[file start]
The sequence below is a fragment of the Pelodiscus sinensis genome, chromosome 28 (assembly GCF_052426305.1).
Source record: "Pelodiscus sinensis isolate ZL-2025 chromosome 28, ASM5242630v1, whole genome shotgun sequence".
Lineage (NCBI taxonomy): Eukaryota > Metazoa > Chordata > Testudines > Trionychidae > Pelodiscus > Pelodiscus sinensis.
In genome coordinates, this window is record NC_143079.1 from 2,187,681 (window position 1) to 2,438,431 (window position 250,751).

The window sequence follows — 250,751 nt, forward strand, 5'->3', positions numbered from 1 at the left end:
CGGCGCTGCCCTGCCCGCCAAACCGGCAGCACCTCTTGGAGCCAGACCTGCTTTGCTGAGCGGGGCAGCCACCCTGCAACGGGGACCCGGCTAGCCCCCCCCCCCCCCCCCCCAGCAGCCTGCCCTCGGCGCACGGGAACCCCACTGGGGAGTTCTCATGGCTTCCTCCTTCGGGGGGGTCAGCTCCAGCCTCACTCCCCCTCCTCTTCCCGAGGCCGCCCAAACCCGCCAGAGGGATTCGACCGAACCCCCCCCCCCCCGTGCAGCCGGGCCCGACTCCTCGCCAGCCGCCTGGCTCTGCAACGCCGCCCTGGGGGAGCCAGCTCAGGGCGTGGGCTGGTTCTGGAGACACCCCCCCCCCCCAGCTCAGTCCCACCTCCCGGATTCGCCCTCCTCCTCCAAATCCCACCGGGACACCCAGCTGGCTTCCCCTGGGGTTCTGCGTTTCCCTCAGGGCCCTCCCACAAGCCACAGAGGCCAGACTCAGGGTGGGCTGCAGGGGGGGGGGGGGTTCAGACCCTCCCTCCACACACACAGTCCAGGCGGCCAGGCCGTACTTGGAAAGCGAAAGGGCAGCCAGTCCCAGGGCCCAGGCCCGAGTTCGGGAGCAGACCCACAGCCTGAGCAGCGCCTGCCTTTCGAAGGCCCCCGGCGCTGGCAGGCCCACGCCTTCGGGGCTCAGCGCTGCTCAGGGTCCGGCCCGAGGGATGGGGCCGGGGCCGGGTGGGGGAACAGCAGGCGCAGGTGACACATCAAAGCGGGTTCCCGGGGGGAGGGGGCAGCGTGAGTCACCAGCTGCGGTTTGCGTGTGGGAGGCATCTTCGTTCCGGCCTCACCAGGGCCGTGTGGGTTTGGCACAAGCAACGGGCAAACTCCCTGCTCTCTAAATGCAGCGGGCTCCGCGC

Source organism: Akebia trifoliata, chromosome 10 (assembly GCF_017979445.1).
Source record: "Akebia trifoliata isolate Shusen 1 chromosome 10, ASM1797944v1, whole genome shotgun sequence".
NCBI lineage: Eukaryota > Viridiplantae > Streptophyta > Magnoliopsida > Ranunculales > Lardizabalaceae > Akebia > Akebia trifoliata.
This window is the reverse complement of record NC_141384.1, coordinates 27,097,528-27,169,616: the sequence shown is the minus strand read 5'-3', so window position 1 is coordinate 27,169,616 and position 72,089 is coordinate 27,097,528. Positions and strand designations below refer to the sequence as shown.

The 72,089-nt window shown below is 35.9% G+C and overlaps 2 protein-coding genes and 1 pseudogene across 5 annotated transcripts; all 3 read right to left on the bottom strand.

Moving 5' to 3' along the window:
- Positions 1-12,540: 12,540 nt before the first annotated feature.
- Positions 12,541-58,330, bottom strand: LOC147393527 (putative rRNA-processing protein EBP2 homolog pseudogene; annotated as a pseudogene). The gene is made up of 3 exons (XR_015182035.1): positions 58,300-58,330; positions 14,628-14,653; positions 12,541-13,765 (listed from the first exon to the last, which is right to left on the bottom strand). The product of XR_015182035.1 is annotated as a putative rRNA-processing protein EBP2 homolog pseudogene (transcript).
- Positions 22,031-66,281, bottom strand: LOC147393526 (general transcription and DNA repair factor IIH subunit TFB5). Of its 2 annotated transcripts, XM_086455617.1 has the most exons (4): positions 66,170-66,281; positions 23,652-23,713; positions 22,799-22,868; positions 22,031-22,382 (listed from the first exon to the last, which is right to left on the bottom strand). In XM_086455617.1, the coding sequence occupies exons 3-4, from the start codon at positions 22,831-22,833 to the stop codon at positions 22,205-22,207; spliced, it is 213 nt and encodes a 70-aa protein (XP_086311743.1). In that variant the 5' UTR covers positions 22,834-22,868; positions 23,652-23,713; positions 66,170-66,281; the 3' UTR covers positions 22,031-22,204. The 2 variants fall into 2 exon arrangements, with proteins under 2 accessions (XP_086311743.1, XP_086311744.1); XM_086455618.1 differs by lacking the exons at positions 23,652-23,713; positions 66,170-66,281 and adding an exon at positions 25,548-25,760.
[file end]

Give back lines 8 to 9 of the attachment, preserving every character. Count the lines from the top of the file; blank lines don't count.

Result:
Source record: "Akebia trifoliata isolate Shusen 1 chromosome 10, ASM1797944v1, whole genome shotgun sequence".
NCBI lineage: Eukaryota > Viridiplantae > Streptophyta > Magnoliopsida > Ranunculales > Lardizabalaceae > Akebia > Akebia trifoliata.